who will not be returned home to their parents will be adopted. Some advocates question whether these benefits may over-correct for existing problems and create new problems for children in the process. There are concerns, for example, that the number of children waiting for long periods of time in foster care to be adopted will grow because a sufficient number of adoptive families
has not been recruited for these children. Children's Rights' goal is to use data on policy and practice before and after passage of ASFA to evaluate and analyze its impact.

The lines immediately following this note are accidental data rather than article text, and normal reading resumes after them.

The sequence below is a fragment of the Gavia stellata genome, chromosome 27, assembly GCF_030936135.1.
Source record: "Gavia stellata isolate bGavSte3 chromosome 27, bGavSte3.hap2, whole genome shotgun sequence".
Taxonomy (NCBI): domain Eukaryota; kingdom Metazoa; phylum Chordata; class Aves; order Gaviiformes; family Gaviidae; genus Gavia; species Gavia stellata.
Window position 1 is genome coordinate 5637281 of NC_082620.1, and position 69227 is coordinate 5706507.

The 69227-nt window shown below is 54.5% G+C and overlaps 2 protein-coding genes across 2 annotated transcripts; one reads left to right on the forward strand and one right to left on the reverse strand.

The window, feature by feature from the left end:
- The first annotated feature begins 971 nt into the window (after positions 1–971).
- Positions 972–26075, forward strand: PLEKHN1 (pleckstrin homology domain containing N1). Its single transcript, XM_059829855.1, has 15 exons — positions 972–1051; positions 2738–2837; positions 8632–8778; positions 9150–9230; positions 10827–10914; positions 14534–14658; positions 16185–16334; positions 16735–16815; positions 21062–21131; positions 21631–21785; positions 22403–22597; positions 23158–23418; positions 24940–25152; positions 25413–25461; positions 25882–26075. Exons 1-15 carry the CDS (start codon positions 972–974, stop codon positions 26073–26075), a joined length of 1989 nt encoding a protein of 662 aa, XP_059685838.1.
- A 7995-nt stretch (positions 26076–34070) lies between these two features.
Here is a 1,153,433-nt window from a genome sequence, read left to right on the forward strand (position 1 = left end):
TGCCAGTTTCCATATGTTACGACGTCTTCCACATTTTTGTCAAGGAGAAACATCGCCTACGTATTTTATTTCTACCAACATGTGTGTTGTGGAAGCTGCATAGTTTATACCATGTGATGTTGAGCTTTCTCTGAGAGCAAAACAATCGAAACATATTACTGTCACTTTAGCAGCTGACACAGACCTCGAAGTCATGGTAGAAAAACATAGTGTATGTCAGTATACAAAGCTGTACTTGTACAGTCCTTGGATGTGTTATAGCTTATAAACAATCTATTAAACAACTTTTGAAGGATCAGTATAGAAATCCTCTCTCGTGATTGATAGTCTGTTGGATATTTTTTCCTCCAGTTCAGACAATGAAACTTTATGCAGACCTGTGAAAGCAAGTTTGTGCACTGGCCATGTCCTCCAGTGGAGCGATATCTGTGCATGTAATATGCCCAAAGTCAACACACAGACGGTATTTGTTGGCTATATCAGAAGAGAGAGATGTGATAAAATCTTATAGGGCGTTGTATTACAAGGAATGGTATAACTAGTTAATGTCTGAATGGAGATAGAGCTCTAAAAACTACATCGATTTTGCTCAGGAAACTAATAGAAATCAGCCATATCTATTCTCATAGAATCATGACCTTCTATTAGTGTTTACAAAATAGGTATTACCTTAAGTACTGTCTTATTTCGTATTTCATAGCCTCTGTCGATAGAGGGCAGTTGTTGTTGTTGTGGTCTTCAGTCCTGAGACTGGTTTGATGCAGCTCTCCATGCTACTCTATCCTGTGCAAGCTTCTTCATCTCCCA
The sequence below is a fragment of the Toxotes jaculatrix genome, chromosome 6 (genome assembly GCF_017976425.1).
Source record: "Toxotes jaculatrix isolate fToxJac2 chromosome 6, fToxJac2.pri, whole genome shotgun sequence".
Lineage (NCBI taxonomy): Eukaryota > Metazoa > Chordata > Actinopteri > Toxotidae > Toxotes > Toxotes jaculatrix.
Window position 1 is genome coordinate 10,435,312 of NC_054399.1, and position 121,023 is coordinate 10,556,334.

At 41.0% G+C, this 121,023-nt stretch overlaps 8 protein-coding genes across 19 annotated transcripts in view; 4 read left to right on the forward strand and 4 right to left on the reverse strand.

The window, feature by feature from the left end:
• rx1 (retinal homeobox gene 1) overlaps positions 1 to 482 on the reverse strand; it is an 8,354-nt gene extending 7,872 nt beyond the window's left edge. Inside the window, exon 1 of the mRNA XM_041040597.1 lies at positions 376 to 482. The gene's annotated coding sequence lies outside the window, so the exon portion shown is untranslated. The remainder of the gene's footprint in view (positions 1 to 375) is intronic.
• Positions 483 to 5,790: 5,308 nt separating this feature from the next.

Children's Rights policy department will also look at privatization of child welfare services. Many child welfare systems are turning to privatization as a solution to problems they face with service delivery. This approach to designing and delivering services can be implemented in various ways, with different outcomes. An assessment is needed, for example, of the outcomes of privatization efforts involving for-profit entities as opposed to the more traditional approach of contracting with not-for-profit agencies to provide child welfare services. Children's Rights' analysis across systems will help raise major policy issues and suggest the implications of pursuing different approaches.